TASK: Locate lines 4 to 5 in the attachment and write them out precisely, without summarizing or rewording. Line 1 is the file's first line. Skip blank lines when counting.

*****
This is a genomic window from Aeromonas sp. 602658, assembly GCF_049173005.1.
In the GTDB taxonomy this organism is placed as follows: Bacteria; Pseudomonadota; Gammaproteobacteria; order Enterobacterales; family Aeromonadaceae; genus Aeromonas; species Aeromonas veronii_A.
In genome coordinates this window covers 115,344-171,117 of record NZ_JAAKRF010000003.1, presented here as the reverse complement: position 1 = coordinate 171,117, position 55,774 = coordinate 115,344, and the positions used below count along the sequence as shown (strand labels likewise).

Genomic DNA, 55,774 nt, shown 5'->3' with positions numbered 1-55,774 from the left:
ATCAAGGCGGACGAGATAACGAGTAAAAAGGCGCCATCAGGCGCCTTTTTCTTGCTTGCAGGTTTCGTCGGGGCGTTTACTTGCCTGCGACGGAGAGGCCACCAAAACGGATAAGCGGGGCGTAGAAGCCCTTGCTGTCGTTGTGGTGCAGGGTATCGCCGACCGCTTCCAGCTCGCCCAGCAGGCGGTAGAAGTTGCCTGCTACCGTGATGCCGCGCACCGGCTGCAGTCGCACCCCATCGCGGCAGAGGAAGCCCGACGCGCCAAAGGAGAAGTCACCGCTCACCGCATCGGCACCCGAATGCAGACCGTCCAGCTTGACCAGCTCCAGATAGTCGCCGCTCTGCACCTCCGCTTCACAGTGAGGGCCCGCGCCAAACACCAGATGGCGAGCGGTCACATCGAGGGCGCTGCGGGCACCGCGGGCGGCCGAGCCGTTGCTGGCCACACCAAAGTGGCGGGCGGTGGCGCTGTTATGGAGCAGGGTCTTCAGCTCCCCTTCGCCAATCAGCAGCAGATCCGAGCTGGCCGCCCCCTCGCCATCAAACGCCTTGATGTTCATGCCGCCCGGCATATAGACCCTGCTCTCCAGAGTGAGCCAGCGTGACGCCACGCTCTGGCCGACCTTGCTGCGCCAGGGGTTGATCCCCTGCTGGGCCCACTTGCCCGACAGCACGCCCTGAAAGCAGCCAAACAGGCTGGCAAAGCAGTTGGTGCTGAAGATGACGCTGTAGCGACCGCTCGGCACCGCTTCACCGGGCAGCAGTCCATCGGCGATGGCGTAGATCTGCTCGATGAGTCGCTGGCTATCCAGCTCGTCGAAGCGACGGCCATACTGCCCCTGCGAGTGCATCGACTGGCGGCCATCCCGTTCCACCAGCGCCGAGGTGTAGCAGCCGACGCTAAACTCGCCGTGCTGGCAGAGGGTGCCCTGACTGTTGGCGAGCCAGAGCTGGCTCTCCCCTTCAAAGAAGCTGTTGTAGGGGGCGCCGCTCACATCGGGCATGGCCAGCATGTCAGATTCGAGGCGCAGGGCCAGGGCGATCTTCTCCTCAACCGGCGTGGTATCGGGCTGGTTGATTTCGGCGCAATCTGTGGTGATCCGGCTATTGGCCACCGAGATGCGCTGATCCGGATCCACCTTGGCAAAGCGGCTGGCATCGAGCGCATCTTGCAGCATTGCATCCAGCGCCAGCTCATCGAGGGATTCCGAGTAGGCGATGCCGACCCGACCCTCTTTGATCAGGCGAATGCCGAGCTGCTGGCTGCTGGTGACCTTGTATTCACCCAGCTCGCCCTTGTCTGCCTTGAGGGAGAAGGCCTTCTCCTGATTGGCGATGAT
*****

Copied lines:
Genomic DNA, 55,774 nt, shown 5'->3' with positions numbered 1-55,774 from the left:
ATCAAGGCGGACGAGATAACGAGTAAAAAGGCGCCATCAGGCGCCTTTTTCTTGCTTGCAGGTTTCGTCGGGGCGTTTACTTGCCTGCGACGGAGAGGCCACCAAAACGGATAAGCGGGGCGTAGAAGCCCTTGCTGTCGTTGTGGTGCAGGGTATCGCCGACCGCTTCCAGCTCGCCCAGCAGGCGGTAGAAGTTGCCTGCTACCGTGATGCCGCGCACCGGCTGCAGTCGCACCCCATCGCGGCAGAGGAAGCCCGACGCGCCAAAGGAGAAGTCACCGCTCACCGCATCGGCACCCGAATGCAGACCGTCCAGCTTGACCAGCTCCAGATAGTCGCCGCTCTGCACCTCCGCTTCACAGTGAGGGCCCGCGCCAAACACCAGATGGCGAGCGGTCACATCGAGGGCGCTGCGGGCACCGCGGGCGGCCGAGCCGTTGCTGGCCACACCAAAGTGGCGGGCGGTGGCGCTGTTATGGAGCAGGGTCTTCAGCTCCCCTTCGCCAATCAGCAGCAGATCCGAGCTGGCCGCCCCCTCGCCATCAAACGCCTTGATGTTCATGCCGCCCGGCATATAGACCCTGCTCTCCAGAGTGAGCCAGCGTGACGCCACGCTCTGGCCGACCTTGCTGCGCCAGGGGTTGATCCCCTGCTGGGCCCACTTGCCCGACAGCACGCCCTGAAAGCAGCCAAACAGGCTGGCAAAGCAGTTGGTGCTGAAGATGACGCTGTAGCGACCGCTCGGCACCGCTTCACCGGGCAGCAGTCCATCGGCGATGGCGTAGATCTGCTCGATGAGTCGCTGGCTATCCAGCTCGTCGAAGCGACGGCCATACTGCCCCTGCGAGTGCATCGACTGGCGGCCATCCCGTTCCACCAGCGCCGAGGTGTAGCAGCCGACGCTAAACTCGCCGTGCTGGCAGAGGGTGCCCTGACTGTTGGCGAGCCAGAGCTGGCTCTCCCCTTCAAAGAAGCTGTTGTAGGGGGCGCCGCTCACATCGGGCATGGCCAGCATGTCAGATTCGAGGCGCAGGGCCAGGGCGATCTTCTCCTCAACCGGCGTGGTATCGGGCTGGTTGATTTCGGCGCAATCTGTGGTGATCCGGCTATTGGCCACCGAGATGCGCTGATCCGGATCCACCTTGGCAAAGCGGCTGGCATCGAGCGCATCTTGCAGCATTGCATCCAGCGCCAGCTCATCGAGGGATTCCGAGTAGGCGATGCCGACCCGACCCTCTTTGATCAGGCGAATGCCGAGCTGCTGGCTGCTGGTGACCTTGTATTCACCCAGCTCGCCCTTGTCTGCCTTGAGGGAGAAGGCCTTCTCCTGATTGGCGATGAT